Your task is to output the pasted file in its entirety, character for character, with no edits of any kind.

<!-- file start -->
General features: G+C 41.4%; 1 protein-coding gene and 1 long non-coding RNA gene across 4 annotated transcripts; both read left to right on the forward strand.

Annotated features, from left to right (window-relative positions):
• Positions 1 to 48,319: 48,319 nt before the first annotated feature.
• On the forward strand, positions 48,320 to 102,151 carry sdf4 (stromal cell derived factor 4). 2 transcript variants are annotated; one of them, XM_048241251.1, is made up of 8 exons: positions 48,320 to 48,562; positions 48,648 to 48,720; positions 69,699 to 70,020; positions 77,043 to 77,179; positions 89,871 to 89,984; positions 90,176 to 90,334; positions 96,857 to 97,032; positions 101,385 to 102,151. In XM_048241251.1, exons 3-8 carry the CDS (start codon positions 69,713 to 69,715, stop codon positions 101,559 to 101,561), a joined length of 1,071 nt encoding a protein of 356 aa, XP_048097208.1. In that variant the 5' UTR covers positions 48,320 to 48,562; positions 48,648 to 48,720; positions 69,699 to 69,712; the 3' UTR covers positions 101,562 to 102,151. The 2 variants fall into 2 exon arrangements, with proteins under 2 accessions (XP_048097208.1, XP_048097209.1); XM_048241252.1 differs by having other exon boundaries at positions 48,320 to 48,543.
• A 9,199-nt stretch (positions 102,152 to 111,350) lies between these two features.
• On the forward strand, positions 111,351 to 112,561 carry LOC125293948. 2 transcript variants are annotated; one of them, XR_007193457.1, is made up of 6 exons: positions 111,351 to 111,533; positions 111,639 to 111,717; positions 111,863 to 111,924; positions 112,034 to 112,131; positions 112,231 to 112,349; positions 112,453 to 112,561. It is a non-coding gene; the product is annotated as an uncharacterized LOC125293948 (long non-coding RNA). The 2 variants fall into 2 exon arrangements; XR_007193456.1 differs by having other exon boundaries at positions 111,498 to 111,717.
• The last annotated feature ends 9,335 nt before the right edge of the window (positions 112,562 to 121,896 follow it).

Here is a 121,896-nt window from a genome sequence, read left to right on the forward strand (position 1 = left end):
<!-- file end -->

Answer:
General features: G+C 41.4%; 1 protein-coding gene and 1 long non-coding RNA gene across 4 annotated transcripts; both read left to right on the forward strand.

Annotated features, from left to right (window-relative positions):
• Positions 1 to 48,319: 48,319 nt before the first annotated feature.
• On the forward strand, positions 48,320 to 102,151 carry sdf4 (stromal cell derived factor 4). 2 transcript variants are annotated; one of them, XM_048241251.1, is made up of 8 exons: positions 48,320 to 48,562; positions 48,648 to 48,720; positions 69,699 to 70,020; positions 77,043 to 77,179; positions 89,871 to 89,984; positions 90,176 to 90,334; positions 96,857 to 97,032; positions 101,385 to 102,151. In XM_048241251.1, exons 3-8 carry the CDS (start codon positions 69,713 to 69,715, stop codon positions 101,559 to 101,561), a joined length of 1,071 nt encoding a protein of 356 aa, XP_048097208.1. In that variant the 5' UTR covers positions 48,320 to 48,562; positions 48,648 to 48,720; positions 69,699 to 69,712; the 3' UTR covers positions 101,562 to 102,151. The 2 variants fall into 2 exon arrangements, with proteins under 2 accessions (XP_048097208.1, XP_048097209.1); XM_048241252.1 differs by having other exon boundaries at positions 48,320 to 48,543.
• A 9,199-nt stretch (positions 102,152 to 111,350) lies between these two features.
• On the forward strand, positions 111,351 to 112,561 carry LOC125293948. 2 transcript variants are annotated; one of them, XR_007193457.1, is made up of 6 exons: positions 111,351 to 111,533; positions 111,639 to 111,717; positions 111,863 to 111,924; positions 112,034 to 112,131; positions 112,231 to 112,349; positions 112,453 to 112,561. It is a non-coding gene; the product is annotated as an uncharacterized LOC125293948 (long non-coding RNA). The 2 variants fall into 2 exon arrangements; XR_007193456.1 differs by having other exon boundaries at positions 111,498 to 111,717.
• The last annotated feature ends 9,335 nt before the right edge of the window (positions 112,562 to 121,896 follow it).

Here is a 121,896-nt window from a genome sequence, read left to right on the forward strand (position 1 = left end):